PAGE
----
5. I agree with you that the church as a whole should do better to reach out to people. Parts of Camus Crusade for Christ were specifically developed for this, and a New Breed ministries has started to develop church plants in local communities that existing churches cannot or do not reach. However, lets not forget that responding to the power of Christ is ultimately between the Holy Spirit and the individual. The claim you make suggests that if anyone rejects Christ (as his own manifesto implies he did), then the church is culpable to some degree because he was unreached. First, we do not know if anyone did reach out to him or not. Second, if someone did, how can the church that made an honest attempt (possibly many) be held responsible for what happened to him if he rejected all the assistance offered? This is like suggesting that a musician that barely learned to read music and won’t pay attention to the conductor or play with fellow musicians is a bad musician because of them.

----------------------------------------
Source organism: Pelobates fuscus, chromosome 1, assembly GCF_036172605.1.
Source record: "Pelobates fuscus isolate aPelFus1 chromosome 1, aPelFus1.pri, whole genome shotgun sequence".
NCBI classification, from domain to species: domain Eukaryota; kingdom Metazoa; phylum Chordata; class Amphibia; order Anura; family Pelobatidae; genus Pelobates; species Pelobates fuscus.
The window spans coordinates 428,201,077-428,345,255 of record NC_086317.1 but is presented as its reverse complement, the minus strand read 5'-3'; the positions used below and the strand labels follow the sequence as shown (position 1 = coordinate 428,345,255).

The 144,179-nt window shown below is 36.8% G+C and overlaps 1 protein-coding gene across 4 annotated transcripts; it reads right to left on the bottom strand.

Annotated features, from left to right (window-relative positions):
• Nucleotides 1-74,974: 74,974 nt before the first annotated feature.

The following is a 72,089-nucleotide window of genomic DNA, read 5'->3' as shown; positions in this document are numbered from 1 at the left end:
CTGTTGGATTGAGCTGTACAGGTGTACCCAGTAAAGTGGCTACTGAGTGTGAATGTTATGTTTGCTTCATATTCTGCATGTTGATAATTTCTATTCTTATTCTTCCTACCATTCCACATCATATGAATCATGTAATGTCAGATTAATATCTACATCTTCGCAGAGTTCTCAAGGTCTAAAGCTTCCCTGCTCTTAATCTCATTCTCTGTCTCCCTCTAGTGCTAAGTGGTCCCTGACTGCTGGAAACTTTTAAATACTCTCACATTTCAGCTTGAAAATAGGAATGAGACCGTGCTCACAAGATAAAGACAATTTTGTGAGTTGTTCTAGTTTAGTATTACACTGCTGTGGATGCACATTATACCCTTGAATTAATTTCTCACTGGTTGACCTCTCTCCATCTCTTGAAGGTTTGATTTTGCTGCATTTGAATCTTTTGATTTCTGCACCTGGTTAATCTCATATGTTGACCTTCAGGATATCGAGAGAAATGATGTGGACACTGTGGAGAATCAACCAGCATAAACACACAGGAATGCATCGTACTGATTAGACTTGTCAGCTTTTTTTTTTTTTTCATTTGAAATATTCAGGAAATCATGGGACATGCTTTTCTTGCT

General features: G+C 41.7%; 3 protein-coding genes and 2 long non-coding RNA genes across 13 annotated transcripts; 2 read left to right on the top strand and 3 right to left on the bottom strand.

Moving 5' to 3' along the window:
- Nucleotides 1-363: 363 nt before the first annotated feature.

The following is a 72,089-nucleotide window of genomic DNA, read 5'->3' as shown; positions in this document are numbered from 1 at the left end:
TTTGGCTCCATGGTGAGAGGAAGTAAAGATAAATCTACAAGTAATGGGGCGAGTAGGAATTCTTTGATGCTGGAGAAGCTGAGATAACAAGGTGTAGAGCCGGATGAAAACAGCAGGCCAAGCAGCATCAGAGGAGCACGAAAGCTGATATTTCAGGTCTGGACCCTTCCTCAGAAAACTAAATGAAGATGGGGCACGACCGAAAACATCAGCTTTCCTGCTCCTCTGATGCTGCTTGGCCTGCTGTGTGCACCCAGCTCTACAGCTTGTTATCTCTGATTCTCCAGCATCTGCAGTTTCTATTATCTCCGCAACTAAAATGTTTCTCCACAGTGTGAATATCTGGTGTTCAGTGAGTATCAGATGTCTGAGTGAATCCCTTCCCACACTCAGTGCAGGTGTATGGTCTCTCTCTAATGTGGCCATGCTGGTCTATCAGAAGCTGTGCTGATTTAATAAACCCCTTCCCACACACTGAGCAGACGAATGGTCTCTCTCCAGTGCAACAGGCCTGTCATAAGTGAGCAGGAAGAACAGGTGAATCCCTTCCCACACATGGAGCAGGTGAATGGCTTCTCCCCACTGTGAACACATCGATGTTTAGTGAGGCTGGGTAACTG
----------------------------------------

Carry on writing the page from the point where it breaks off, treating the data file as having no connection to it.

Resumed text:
6. Such a thought provoking article, with so many things to ponder. The statement “If the church was really functioning as God intended, these murders would not have happened.” is an interesting conclusion. It assumes first the church failed. Justice, which Dorner desired and deserved, requires we hear both sides of the story. Maybe the church did everything they could and Dorner just rejected it? Or maybe it was a draw, some good and bad on both parties? Regardless, that seems to assume a perfect church would prevent murder (at least some). That is a lot of responsibility for the church. I would counter that God in His perfection, doesn’t lose a single one of His own. Our responsibility is rather simple: love everyone like He has loved, not knowing who God has “picked” but hoping all, including Dorner find mercy and forgiveness at the throne of justice….